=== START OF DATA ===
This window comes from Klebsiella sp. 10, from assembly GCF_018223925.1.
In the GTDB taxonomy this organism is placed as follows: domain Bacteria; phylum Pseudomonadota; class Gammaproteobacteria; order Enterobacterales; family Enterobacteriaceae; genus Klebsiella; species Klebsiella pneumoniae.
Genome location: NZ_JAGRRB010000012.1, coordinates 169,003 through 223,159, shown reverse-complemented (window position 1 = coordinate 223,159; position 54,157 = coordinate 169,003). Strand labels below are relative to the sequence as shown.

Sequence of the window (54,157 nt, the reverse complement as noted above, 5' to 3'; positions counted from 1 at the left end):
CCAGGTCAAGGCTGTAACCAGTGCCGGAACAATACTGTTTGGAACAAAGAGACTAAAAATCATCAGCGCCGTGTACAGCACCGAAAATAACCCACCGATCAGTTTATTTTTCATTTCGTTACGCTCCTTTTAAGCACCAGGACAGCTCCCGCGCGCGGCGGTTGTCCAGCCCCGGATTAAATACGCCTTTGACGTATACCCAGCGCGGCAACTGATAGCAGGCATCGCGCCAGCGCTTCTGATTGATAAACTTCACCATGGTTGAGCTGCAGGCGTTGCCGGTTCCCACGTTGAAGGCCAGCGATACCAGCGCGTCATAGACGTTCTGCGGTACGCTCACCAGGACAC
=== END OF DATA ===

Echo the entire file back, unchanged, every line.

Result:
This window comes from Klebsiella sp. 10, from assembly GCF_018223925.1.
In the GTDB taxonomy this organism is placed as follows: domain Bacteria; phylum Pseudomonadota; class Gammaproteobacteria; order Enterobacterales; family Enterobacteriaceae; genus Klebsiella; species Klebsiella pneumoniae.
Genome location: NZ_JAGRRB010000012.1, coordinates 169,003 through 223,159, shown reverse-complemented (window position 1 = coordinate 223,159; position 54,157 = coordinate 169,003). Strand labels below are relative to the sequence as shown.

Sequence of the window (54,157 nt, the reverse complement as noted above, 5' to 3'; positions counted from 1 at the left end):
CCAGGTCAAGGCTGTAACCAGTGCCGGAACAATACTGTTTGGAACAAAGAGACTAAAAATCATCAGCGCCGTGTACAGCACCGAAAATAACCCACCGATCAGTTTATTTTTCATTTCGTTACGCTCCTTTTAAGCACCAGGACAGCTCCCGCGCGCGGCGGTTGTCCAGCCCCGGATTAAATACGCCTTTGACGTATACCCAGCGCGGCAACTGATAGCAGGCATCGCGCCAGCGCTTCTGATTGATAAACTTCACCATGGTTGAGCTGCAGGCGTTGCCGGTTCCCACGTTGAAGGCCAGCGATACCAGCGCGTCATAGACGTTCTGCGGTACGCTCACCAGGACAC